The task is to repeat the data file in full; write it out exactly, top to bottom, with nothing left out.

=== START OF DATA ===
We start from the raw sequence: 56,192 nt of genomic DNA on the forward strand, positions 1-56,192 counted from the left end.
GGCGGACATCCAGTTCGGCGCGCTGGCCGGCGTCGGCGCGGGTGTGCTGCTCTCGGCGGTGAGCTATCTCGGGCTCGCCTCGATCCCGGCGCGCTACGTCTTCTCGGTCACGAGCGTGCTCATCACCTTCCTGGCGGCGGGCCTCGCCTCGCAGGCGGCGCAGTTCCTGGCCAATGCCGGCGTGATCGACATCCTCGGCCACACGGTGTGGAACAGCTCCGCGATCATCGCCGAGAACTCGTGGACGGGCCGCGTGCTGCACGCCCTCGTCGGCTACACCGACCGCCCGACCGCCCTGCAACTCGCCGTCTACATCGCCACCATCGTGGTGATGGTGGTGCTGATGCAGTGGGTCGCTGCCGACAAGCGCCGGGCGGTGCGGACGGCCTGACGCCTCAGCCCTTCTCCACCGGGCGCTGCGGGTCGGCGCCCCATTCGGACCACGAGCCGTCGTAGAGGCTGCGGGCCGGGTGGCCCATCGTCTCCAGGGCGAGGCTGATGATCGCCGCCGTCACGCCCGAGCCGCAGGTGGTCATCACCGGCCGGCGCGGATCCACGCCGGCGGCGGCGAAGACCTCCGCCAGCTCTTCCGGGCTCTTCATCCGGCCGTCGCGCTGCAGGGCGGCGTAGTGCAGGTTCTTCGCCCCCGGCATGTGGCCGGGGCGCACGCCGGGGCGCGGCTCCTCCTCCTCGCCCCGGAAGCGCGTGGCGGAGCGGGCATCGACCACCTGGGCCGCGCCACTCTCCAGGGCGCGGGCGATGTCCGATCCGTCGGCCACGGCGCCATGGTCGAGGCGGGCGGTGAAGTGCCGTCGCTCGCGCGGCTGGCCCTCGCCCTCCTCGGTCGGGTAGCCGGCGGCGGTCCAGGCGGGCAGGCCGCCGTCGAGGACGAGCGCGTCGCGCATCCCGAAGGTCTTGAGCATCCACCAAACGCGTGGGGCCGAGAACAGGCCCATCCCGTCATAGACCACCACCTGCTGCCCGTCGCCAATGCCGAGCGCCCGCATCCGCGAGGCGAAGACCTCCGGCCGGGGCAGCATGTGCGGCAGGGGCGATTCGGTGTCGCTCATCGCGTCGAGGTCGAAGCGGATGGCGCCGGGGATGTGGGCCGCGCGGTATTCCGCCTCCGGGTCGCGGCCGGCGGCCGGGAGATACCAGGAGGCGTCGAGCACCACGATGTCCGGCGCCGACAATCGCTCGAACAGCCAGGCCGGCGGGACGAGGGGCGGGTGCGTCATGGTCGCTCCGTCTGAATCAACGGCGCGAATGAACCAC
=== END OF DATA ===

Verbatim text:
We start from the raw sequence: 56,192 nt of genomic DNA on the forward strand, positions 1-56,192 counted from the left end.
GGCGGACATCCAGTTCGGCGCGCTGGCCGGCGTCGGCGCGGGTGTGCTGCTCTCGGCGGTGAGCTATCTCGGGCTCGCCTCGATCCCGGCGCGCTACGTCTTCTCGGTCACGAGCGTGCTCATCACCTTCCTGGCGGCGGGCCTCGCCTCGCAGGCGGCGCAGTTCCTGGCCAATGCCGGCGTGATCGACATCCTCGGCCACACGGTGTGGAACAGCTCCGCGATCATCGCCGAGAACTCGTGGACGGGCCGCGTGCTGCACGCCCTCGTCGGCTACACCGACCGCCCGACCGCCCTGCAACTCGCCGTCTACATCGCCACCATCGTGGTGATGGTGGTGCTGATGCAGTGGGTCGCTGCCGACAAGCGCCGGGCGGTGCGGACGGCCTGACGCCTCAGCCCTTCTCCACCGGGCGCTGCGGGTCGGCGCCCCATTCGGACCACGAGCCGTCGTAGAGGCTGCGGGCCGGGTGGCCCATCGTCTCCAGGGCGAGGCTGATGATCGCCGCCGTCACGCCCGAGCCGCAGGTGGTCATCACCGGCCGGCGCGGATCCACGCCGGCGGCGGCGAAGACCTCCGCCAGCTCTTCCGGGCTCTTCATCCGGCCGTCGCGCTGCAGGGCGGCGTAGTGCAGGTTCTTCGCCCCCGGCATGTGGCCGGGGCGCACGCCGGGGCGCGGCTCCTCCTCCTCGCCCCGGAAGCGCGTGGCGGAGCGGGCATCGACCACCTGGGCCGCGCCACTCTCCAGGGCGCGGGCGATGTCCGATCCGTCGGCCACGGCGCCATGGTCGAGGCGGGCGGTGAAGTGCCGTCGCTCGCGCGGCTGGCCCTCGCCCTCCTCGGTCGGGTAGCCGGCGGCGGTCCAGGCGGGCAGGCCGCCGTCGAGGACGAGCGCGTCGCGCATCCCGAAGGTCTTGAGCATCCACCAAACGCGTGGGGCCGAGAACAGGCCCATCCCGTCATAGACCACCACCTGCTGCCCGTCGCCAATGCCGAGCGCCCGCATCCGCGAGGCGAAGACCTCCGGCCGGGGCAGCATGTGCGGCAGGGGCGATTCGGTGTCGCTCATCGCGTCGAGGTCGAAGCGGATGGCGCCGGGGATGTGGGCCGCGCGGTATTCCGCCTCCGGGTCGCGGCCGGCGGCCGGGAGATACCAGGAGGCGTCGAGCACCACGATGTCCGGCGCCGACAATCGCTCGAACAGCCAGGCCGGCGGGACGAGGGGCGGGTGCGTCATGGTCGCTCCGTCTGAATCAACGGCGCGAATGAACCAC